This is a talk* given by Irwin Kremen on the program 4'33" and Other Sounds Not Intended: A Tribute to John Cage at Central Park Summerstage, July 15, 1994, New York.
Good evening, everybody. My task is to tell you something about this score (Edition Peters, No. 6777a) of 4'33", the one John prepared in proportional notation that isn't discernible from any performance of the piece itself.
You can imagine how amazed I was 41 years ago when John Cage handed me the original manuscript of this score and wished me "Happy Birthday." I didn't have the presence of mind to ask David Tudor, who also was at that party and who had performed the "silent" piece at a concert the summer before, to do it again that night for us. Nor can I claim to have grasped the full import and the special innovativeness of this particular score in proportional notation. At that time, I understood that the silence of this "silent" piece was more of an idea than a possibility, because one can't ever get a noiseless situation, a soundless silence, and not certainly in the presence of an audience. Even in a soundproof chamber a person may still hear something -- the heart beating or the ears ringing or the gut rumbling -- so that silence is, if anything, soundful. A performance of 4'33" is far from empty acoustically. It must yield a flow of sound if one but listens. And this, by dint of chance, will differ widely from performance to performance.
That seemed to me to be Cageian music at its ideal, neither intentionally composed nor rushing climactically to ends and goals, but sounds just happening in and of themselves, each having its own value, free of hierarchy -- in short, a democracy of sound.
This much was apparent to me back in the '50s. But what I failed to grasp then and realized only later, was the radicalness of the score that John had presented me and what I now consider to be its larger significance. I have in mind Cage's simple and elegant treatment of time in this score. It departs significantly from traditional practice. So far as I know, nothing like it had been done before.
Everyone here has some idea as to what a page of conventional music looks like. In it, timing will be given by the different kinds of notes, the time signature, the designated measures, and the words that roughly cue tempi. Taken together, these devices can represent relative duration, not exact duration. This score of 4'33" does away with all of that by setting time equal to space -- not the broken space of notes on staves -- to a given amount of time. John did this with a calibrating instruction on the otherwise blank first page of the score proper; and this space-by-time instruction, as shown below, reads:
"1 page = 7 inches = 56 seconds."
Musical time is thereby rendered specific and exact. The First Movement, as shown below,
illustrates how this is applied. The First Movement consists of the space between those two vertical lines. On the actual score, that space is 3 3/4 inches wide and thus equals exactly 30 seconds, the number cited at the bottom of the second vertical line. It's simplicity itself.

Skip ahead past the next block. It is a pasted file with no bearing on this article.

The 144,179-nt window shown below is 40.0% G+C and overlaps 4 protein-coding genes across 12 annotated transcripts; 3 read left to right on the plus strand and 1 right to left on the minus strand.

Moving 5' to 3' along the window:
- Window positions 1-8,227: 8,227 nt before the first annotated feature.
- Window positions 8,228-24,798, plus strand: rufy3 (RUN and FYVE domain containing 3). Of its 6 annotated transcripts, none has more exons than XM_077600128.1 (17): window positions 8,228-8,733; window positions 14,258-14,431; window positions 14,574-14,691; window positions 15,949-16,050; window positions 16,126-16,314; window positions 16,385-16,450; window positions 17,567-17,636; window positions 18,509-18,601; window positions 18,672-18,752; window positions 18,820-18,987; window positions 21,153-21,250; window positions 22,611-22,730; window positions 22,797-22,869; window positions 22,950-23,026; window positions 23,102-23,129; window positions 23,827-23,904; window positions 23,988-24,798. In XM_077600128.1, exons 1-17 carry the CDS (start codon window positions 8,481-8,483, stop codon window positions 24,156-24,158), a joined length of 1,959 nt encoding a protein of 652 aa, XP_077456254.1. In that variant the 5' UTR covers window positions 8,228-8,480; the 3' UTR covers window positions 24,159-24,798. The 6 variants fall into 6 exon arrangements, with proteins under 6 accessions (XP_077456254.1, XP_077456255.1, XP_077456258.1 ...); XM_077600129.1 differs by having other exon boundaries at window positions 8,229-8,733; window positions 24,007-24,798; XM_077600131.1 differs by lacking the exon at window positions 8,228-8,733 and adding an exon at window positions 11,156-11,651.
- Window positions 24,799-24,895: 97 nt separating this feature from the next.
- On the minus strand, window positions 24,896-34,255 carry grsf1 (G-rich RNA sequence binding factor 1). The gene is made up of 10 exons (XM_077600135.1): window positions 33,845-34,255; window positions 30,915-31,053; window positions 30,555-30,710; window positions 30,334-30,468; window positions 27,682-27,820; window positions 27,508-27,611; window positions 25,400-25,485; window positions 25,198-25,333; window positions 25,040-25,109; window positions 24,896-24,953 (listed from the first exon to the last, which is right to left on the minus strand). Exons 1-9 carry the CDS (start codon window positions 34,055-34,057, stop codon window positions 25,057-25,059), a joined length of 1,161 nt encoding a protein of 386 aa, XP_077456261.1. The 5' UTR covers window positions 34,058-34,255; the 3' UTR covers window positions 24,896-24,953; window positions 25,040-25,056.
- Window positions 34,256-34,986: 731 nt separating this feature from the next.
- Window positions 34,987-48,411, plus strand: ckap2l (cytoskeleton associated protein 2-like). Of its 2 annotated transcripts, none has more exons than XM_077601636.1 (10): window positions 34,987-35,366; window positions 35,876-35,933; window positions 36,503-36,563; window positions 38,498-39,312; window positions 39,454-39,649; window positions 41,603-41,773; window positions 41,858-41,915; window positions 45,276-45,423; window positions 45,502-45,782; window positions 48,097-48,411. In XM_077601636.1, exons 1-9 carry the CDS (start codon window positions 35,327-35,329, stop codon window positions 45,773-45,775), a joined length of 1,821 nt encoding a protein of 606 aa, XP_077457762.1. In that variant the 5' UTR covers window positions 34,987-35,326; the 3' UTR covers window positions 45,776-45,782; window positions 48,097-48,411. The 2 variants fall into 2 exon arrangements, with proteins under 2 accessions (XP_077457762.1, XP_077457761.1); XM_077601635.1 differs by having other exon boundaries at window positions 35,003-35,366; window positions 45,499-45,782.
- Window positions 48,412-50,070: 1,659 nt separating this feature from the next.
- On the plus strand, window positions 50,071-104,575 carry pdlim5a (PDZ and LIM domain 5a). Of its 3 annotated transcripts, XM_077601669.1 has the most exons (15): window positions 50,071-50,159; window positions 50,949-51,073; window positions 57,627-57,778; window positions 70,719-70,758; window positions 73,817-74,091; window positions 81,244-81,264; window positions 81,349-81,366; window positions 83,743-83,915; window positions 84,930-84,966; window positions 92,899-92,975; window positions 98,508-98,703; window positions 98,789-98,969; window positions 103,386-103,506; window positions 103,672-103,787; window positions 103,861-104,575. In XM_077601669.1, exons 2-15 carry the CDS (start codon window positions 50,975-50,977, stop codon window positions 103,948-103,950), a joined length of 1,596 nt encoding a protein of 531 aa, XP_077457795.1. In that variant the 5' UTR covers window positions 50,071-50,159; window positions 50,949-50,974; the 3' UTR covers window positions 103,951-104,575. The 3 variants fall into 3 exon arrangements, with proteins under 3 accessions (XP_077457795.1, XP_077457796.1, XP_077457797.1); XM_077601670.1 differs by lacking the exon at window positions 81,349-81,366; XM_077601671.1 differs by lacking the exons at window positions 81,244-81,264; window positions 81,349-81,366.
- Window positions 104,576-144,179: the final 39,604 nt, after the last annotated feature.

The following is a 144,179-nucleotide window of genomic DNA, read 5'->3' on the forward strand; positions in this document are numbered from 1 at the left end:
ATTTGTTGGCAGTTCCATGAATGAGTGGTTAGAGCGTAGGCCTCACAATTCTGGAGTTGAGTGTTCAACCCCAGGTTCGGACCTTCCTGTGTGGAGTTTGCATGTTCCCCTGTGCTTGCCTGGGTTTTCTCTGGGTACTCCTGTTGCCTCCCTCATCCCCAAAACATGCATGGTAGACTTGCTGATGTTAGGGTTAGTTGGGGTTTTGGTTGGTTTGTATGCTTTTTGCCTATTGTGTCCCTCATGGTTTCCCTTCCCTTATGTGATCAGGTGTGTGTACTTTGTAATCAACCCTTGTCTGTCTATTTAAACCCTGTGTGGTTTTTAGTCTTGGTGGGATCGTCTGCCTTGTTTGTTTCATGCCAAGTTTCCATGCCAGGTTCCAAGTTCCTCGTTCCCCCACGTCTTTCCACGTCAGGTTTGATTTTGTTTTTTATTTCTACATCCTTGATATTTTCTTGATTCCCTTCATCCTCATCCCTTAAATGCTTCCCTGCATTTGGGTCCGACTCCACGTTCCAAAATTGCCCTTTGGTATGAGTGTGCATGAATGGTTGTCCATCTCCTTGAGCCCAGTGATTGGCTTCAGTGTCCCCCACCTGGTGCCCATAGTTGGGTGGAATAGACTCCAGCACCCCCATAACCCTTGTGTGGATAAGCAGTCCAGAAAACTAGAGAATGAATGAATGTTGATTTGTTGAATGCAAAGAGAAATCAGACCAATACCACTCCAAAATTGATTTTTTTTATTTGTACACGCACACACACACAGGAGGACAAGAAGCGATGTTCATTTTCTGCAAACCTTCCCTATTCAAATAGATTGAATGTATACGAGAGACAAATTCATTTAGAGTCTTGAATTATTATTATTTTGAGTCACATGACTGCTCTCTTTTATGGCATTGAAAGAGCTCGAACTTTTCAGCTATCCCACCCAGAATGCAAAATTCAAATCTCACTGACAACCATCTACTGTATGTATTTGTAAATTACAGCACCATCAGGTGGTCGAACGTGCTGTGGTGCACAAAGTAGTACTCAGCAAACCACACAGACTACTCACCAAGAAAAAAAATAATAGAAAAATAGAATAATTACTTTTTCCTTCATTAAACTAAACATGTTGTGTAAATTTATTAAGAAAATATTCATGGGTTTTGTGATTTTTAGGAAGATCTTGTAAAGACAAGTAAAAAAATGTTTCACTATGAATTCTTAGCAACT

What I've shown you amounts, then, to a major change. In this score, John made exact, rather than relative, duration, the only musical characteristic. In effect, real time is here the fundamental dimension of music, its very ground. And where time is primary, change, process itself, defines the nature of things. That aptly describes the silent piece -- an unfixed flux of sound through time, a flux from performance to performance.
Another aspect of this First Movement worth noting is its almost total blankness, which characterizes the two remaining movements as well. This blankness, while it appears to be nothing, is yet something: it blots out previous practice. Gone are the staves and all that was borne upon them -- keys, quarter and half notes, even measures -- as John situates music anew in the flux of sound that is time itself. New musical notations are free to follow wherever imagination leads.
The last time I spoke with John about this score -- it was in Zurich in 1991 -- his face lit up with his inimitable smile, and he said, "Krem, all the notes are there." I took that to mean in a virtual sense, for how otherwise could they be there when patently they weren't! Thus, at any performance of 4'33", as virtual notes they would underscore in effect whatever chance yields up by way of sound. Conceived as such, it's not unlike the virtual image of physical optics: in the microscope and telescope, virtual images and foci are held to occur at ideal points where no tangible part of the instrument is located.
You now have my view of the score that John gave me.
*This text (©1994 Irwin Kremen) has been altered slightly for presentation in written form. Furthermore, for greater clarity, the penultimate paragraph has been somewhat revised.
Photos: ©1979 Jon Kral